KrisFlyer Introduces Two-Factor Authentication

KrisFlyer Introduces Two-Factor AuthenticationSingapore Airlines has upgraded the security of KrisFlyer frequent flyer accounts with the introduction of two-factor authentication (2FA). Singapore Airlines KrisFlyer members are also being forced to change their passwords.

Previously, a 6-digit PIN number was all that was needed to access your KrisFlyer membership account. Now, Singapore Airlines is requiring members to create a new password which contains 8-16 characters, including at least one uppercase letter, one lowercase letter, one number and one special character. This should make it much more difficult for hackers.

If you haven’t logged in to your KrisFlyer account since last Tuesday, you’ll be prompted to change your password when you next do so.

To change your password – and going forward, to access your KrisFlyer account online – you’ll need to enter a one-time PIN that is sent either to your mobile phone as an SMS or by email.

Your existing 6-digit PIN will become your “Phone PIN”, and you’ll still need to enter it when calling Singapore Airlines to verify your identity.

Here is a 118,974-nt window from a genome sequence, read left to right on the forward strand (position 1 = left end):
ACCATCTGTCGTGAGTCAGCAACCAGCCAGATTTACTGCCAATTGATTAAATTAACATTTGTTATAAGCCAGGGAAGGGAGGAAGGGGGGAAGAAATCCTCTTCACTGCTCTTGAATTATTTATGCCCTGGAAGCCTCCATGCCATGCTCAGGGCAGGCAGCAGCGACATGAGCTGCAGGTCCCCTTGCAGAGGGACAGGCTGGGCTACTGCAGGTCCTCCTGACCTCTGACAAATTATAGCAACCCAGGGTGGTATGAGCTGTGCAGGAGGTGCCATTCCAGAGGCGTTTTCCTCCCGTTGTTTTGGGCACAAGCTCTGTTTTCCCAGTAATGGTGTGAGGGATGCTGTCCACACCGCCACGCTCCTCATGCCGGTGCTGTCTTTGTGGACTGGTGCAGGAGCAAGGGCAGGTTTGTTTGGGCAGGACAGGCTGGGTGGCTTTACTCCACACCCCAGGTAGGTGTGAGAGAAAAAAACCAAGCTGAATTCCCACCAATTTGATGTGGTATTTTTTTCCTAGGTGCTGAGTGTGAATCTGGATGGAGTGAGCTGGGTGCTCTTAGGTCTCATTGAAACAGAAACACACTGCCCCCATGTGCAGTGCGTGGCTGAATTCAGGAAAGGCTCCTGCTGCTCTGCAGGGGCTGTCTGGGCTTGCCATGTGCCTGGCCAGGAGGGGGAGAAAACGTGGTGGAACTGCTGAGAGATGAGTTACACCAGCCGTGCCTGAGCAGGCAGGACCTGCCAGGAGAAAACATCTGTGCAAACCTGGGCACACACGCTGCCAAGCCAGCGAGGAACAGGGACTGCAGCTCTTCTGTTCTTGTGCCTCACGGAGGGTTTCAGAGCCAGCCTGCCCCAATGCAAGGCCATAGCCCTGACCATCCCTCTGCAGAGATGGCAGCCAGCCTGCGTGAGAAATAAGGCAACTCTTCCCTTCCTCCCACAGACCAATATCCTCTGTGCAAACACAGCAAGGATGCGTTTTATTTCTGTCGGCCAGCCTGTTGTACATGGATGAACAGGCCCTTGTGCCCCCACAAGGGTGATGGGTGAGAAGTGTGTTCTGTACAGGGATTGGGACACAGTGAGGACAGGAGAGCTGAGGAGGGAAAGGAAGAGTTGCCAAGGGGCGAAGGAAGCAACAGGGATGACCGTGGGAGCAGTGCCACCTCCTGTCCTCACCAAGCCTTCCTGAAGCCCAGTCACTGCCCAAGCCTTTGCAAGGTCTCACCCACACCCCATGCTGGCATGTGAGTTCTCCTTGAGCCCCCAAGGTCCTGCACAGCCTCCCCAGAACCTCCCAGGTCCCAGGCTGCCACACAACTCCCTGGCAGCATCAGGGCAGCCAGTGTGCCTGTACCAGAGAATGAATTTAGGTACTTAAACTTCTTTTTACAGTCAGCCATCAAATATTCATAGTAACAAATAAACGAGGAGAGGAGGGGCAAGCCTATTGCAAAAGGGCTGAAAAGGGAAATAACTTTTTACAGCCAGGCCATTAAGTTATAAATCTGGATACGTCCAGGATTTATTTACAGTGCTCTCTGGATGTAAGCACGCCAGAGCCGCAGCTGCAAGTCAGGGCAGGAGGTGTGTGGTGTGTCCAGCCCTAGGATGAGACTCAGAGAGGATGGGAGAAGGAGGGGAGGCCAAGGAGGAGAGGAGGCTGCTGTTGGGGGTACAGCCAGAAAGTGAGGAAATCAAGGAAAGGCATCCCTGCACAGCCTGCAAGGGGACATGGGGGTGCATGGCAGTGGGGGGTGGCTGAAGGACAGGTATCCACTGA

Combating loyalty program fraud

Singapore Airlines KrisFlyer becomes the latest in a series of loyalty programs to enhance account security with two-factor authentication. It’s designed to combat loyalty program fraud, making it harder for hackers to steal members’ miles. It could also make life a little bit harder for mileage brokers who, as The Mile Lion discovered in this fascinating exposé, cost airlines like Singapore Airlines a lot of money.

Qantas Frequent Flyer implemented two-factor authentication on all accounts in July, following a two-year trial. In Australia, the Woolworths Rewards program has also now installed the added layer of security.

Air Canada’s Aeroplan loyalty program has also recently implemented similar new security measures.

Two-factor authentication, while improving account security, can be frustrating if you don’t have access to your phone (e.g. because you’re overseas), but at least KrisFlyer gives you the option of receiving a one-time PIN via email instead. The system also makes it harder for legitimate third-party programs like Award Wallet to automatically track your mileage balance.

Join the discussion on the Australian Frequent Flyer forum: Important Login Changes to Your KrisFlyer Membership Account


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Matt Graham
The editor of Australian Frequent Flyer, Matt's passion for travel has taken him to over 60 countries… with the help of frequent flyer points, of course!
Matt's favourite destinations (so far) are Germany, Brazil, New Zealand & Kazakhstan. His interests include economics, aviation & foreign languages, and he has a soft spot for good food and red wine.

You can contact Matt at [email protected]